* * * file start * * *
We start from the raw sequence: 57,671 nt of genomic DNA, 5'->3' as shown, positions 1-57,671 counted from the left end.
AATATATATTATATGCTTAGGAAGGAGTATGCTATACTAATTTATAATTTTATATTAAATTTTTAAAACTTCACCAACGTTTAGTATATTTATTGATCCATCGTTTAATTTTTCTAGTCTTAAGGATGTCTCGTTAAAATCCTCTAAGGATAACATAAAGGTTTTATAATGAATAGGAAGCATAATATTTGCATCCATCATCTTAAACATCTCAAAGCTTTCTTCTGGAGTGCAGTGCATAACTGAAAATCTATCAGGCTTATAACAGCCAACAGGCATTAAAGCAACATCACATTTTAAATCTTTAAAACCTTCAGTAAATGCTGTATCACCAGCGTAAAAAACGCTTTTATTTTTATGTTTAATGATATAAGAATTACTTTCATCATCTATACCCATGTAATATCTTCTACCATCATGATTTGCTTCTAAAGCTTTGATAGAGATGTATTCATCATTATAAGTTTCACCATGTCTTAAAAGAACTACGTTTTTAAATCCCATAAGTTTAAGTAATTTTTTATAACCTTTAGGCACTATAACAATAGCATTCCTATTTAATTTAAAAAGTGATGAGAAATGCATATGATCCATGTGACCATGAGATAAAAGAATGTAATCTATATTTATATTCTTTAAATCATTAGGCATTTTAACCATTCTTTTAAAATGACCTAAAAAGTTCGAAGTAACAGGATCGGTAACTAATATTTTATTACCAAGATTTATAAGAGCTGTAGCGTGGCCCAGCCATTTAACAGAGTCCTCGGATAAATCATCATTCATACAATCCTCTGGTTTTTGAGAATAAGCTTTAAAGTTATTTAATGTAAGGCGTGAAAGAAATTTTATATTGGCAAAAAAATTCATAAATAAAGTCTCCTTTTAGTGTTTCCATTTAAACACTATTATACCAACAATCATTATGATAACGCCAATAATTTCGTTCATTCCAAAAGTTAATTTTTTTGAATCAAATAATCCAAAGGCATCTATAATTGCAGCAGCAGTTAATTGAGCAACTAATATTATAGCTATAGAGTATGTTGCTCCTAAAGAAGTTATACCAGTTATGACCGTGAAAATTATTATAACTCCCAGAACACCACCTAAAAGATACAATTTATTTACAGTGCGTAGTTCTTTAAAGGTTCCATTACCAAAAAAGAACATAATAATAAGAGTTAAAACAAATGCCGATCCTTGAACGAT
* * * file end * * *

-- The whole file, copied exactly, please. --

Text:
We start from the raw sequence: 57,671 nt of genomic DNA, 5'->3' as shown, positions 1-57,671 counted from the left end.
AATATATATTATATGCTTAGGAAGGAGTATGCTATACTAATTTATAATTTTATATTAAATTTTTAAAACTTCACCAACGTTTAGTATATTTATTGATCCATCGTTTAATTTTTCTAGTCTTAAGGATGTCTCGTTAAAATCCTCTAAGGATAACATAAAGGTTTTATAATGAATAGGAAGCATAATATTTGCATCCATCATCTTAAACATCTCAAAGCTTTCTTCTGGAGTGCAGTGCATAACTGAAAATCTATCAGGCTTATAACAGCCAACAGGCATTAAAGCAACATCACATTTTAAATCTTTAAAACCTTCAGTAAATGCTGTATCACCAGCGTAAAAAACGCTTTTATTTTTATGTTTAATGATATAAGAATTACTTTCATCATCTATACCCATGTAATATCTTCTACCATCATGATTTGCTTCTAAAGCTTTGATAGAGATGTATTCATCATTATAAGTTTCACCATGTCTTAAAAGAACTACGTTTTTAAATCCCATAAGTTTAAGTAATTTTTTATAACCTTTAGGCACTATAACAATAGCATTCCTATTTAATTTAAAAAGTGATGAGAAATGCATATGATCCATGTGACCATGAGATAAAAGAATGTAATCTATATTTATATTCTTTAAATCATTAGGCATTTTAACCATTCTTTTAAAATGACCTAAAAAGTTCGAAGTAACAGGATCGGTAACTAATATTTTATTACCAAGATTTATAAGAGCTGTAGCGTGGCCCAGCCATTTAACAGAGTCCTCGGATAAATCATCATTCATACAATCCTCTGGTTTTTGAGAATAAGCTTTAAAGTTATTTAATGTAAGGCGTGAAAGAAATTTTATATTGGCAAAAAAATTCATAAATAAAGTCTCCTTTTAGTGTTTCCATTTAAACACTATTATACCAACAATCATTATGATAACGCCAATAATTTCGTTCATTCCAAAAGTTAATTTTTTTGAATCAAATAATCCAAAGGCATCTATAATTGCAGCAGCAGTTAATTGAGCAACTAATATTATAGCTATAGAGTATGTTGCTCCTAAAGAAGTTATACCAGTTATGACCGTGAAAATTATTATAACTCCCAGAACACCACCTAAAAGATACAATTTATTTACAGTGCGTAGTTCTTTAAAGGTTCCATTACCAAAAAAGAACATAATAATAAGAGTTAAAACAAATGCCGATCCTTGAACGAT